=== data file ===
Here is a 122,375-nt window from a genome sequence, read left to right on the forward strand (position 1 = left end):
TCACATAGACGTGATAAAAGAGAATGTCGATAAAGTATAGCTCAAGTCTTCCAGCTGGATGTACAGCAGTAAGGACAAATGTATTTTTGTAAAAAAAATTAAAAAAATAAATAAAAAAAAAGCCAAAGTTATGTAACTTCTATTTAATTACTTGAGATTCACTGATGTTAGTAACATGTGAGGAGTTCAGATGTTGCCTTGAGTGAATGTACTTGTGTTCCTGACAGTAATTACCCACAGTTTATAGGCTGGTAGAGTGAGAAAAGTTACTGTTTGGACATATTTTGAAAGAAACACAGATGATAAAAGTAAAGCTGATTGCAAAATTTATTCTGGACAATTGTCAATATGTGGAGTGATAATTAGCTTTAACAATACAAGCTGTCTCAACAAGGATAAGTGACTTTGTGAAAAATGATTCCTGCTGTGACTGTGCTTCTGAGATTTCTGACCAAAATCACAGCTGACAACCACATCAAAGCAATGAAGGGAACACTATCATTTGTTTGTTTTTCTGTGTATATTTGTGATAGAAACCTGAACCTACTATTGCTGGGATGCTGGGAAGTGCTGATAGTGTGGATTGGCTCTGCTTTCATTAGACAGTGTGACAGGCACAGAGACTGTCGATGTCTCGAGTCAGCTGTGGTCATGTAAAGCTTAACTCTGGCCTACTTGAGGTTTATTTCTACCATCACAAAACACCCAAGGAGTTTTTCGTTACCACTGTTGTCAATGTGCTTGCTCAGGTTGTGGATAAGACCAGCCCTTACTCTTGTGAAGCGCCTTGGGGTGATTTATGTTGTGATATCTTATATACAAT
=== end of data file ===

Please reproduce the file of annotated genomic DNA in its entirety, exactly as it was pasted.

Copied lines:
Here is a 122,375-nt window from a genome sequence, read left to right on the forward strand (position 1 = left end):
TCACATAGACGTGATAAAAGAGAATGTCGATAAAGTATAGCTCAAGTCTTCCAGCTGGATGTACAGCAGTAAGGACAAATGTATTTTTGTAAAAAAAATTAAAAAAATAAATAAAAAAAAAGCCAAAGTTATGTAACTTCTATTTAATTACTTGAGATTCACTGATGTTAGTAACATGTGAGGAGTTCAGATGTTGCCTTGAGTGAATGTACTTGTGTTCCTGACAGTAATTACCCACAGTTTATAGGCTGGTAGAGTGAGAAAAGTTACTGTTTGGACATATTTTGAAAGAAACACAGATGATAAAAGTAAAGCTGATTGCAAAATTTATTCTGGACAATTGTCAATATGTGGAGTGATAATTAGCTTTAACAATACAAGCTGTCTCAACAAGGATAAGTGACTTTGTGAAAAATGATTCCTGCTGTGACTGTGCTTCTGAGATTTCTGACCAAAATCACAGCTGACAACCACATCAAAGCAATGAAGGGAACACTATCATTTGTTTGTTTTTCTGTGTATATTTGTGATAGAAACCTGAACCTACTATTGCTGGGATGCTGGGAAGTGCTGATAGTGTGGATTGGCTCTGCTTTCATTAGACAGTGTGACAGGCACAGAGACTGTCGATGTCTCGAGTCAGCTGTGGTCATGTAAAGCTTAACTCTGGCCTACTTGAGGTTTATTTCTACCATCACAAAACACCCAAGGAGTTTTTCGTTACCACTGTTGTCAATGTGCTTGCTCAGGTTGTGGATAAGACCAGCCCTTACTCTTGTGAAGCGCCTTGGGGTGATTTATGTTGTGATATCTTATATACAAT